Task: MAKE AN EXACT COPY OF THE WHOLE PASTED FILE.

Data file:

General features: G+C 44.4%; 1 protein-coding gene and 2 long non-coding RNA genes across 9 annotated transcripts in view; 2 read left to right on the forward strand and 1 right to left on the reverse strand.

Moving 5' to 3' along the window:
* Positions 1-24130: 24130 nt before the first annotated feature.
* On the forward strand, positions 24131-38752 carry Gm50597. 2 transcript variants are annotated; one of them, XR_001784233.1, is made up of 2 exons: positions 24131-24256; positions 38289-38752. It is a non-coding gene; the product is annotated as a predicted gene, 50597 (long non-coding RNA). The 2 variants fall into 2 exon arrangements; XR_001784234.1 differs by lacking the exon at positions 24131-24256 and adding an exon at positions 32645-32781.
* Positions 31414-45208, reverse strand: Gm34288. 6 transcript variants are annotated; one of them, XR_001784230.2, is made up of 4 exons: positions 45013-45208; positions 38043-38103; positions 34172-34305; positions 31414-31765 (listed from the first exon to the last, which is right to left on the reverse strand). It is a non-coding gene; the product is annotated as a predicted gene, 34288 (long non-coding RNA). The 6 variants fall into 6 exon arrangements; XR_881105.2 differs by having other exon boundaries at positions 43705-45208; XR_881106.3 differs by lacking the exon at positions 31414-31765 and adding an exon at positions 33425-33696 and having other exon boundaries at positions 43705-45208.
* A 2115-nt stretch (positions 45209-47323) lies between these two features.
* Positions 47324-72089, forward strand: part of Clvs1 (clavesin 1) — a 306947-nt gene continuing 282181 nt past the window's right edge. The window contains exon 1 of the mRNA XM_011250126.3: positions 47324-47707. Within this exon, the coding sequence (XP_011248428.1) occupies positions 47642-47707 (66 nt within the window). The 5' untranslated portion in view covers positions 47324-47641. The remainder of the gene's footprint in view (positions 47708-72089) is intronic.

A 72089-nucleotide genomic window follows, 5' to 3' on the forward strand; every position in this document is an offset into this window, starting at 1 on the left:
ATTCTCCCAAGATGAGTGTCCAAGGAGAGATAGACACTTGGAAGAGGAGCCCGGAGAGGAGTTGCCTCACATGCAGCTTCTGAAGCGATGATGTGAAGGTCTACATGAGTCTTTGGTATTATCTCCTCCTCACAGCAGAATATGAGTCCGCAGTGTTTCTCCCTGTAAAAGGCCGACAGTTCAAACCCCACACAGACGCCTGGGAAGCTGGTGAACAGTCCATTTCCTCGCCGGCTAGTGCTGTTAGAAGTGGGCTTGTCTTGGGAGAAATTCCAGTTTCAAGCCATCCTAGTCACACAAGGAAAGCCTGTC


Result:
General features: G+C 44.4%; 1 protein-coding gene and 2 long non-coding RNA genes across 9 annotated transcripts in view; 2 read left to right on the forward strand and 1 right to left on the reverse strand.

Moving 5' to 3' along the window:
* Positions 1-24130: 24130 nt before the first annotated feature.
* On the forward strand, positions 24131-38752 carry Gm50597. 2 transcript variants are annotated; one of them, XR_001784233.1, is made up of 2 exons: positions 24131-24256; positions 38289-38752. It is a non-coding gene; the product is annotated as a predicted gene, 50597 (long non-coding RNA). The 2 variants fall into 2 exon arrangements; XR_001784234.1 differs by lacking the exon at positions 24131-24256 and adding an exon at positions 32645-32781.
* Positions 31414-45208, reverse strand: Gm34288. 6 transcript variants are annotated; one of them, XR_001784230.2, is made up of 4 exons: positions 45013-45208; positions 38043-38103; positions 34172-34305; positions 31414-31765 (listed from the first exon to the last, which is right to left on the reverse strand). It is a non-coding gene; the product is annotated as a predicted gene, 34288 (long non-coding RNA). The 6 variants fall into 6 exon arrangements; XR_881105.2 differs by having other exon boundaries at positions 43705-45208; XR_881106.3 differs by lacking the exon at positions 31414-31765 and adding an exon at positions 33425-33696 and having other exon boundaries at positions 43705-45208.
* A 2115-nt stretch (positions 45209-47323) lies between these two features.
* Positions 47324-72089, forward strand: part of Clvs1 (clavesin 1) — a 306947-nt gene continuing 282181 nt past the window's right edge. The window contains exon 1 of the mRNA XM_011250126.3: positions 47324-47707. Within this exon, the coding sequence (XP_011248428.1) occupies positions 47642-47707 (66 nt within the window). The 5' untranslated portion in view covers positions 47324-47641. The remainder of the gene's footprint in view (positions 47708-72089) is intronic.

A 72089-nucleotide genomic window follows, 5' to 3' on the forward strand; every position in this document is an offset into this window, starting at 1 on the left:
ATTCTCCCAAGATGAGTGTCCAAGGAGAGATAGACACTTGGAAGAGGAGCCCGGAGAGGAGTTGCCTCACATGCAGCTTCTGAAGCGATGATGTGAAGGTCTACATGAGTCTTTGGTATTATCTCCTCCTCACAGCAGAATATGAGTCCGCAGTGTTTCTCCCTGTAAAAGGCCGACAGTTCAAACCCCACACAGACGCCTGGGAAGCTGGTGAACAGTCCATTTCCTCGCCGGCTAGTGCTGTTAGAAGTGGGCTTGTCTTGGGAGAAATTCCAGTTTCAAGCCATCCTAGTCACACAAGGAAAGCCTGTC